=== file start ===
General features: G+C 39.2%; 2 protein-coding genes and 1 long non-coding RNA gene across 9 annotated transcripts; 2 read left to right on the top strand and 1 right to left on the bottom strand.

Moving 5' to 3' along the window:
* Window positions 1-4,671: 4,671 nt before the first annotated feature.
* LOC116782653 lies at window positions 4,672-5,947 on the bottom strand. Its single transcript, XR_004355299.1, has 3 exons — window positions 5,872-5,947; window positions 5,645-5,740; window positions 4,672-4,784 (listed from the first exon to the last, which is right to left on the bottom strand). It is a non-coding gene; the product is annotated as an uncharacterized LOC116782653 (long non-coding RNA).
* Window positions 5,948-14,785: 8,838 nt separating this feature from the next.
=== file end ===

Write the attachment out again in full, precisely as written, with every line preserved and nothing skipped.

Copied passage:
General features: G+C 39.2%; 2 protein-coding genes and 1 long non-coding RNA gene across 9 annotated transcripts; 2 read left to right on the top strand and 1 right to left on the bottom strand.

Moving 5' to 3' along the window:
* Window positions 1-4,671: 4,671 nt before the first annotated feature.
* LOC116782653 lies at window positions 4,672-5,947 on the bottom strand. Its single transcript, XR_004355299.1, has 3 exons — window positions 5,872-5,947; window positions 5,645-5,740; window positions 4,672-4,784 (listed from the first exon to the last, which is right to left on the bottom strand). It is a non-coding gene; the product is annotated as an uncharacterized LOC116782653 (long non-coding RNA).
* Window positions 5,948-14,785: 8,838 nt separating this feature from the next.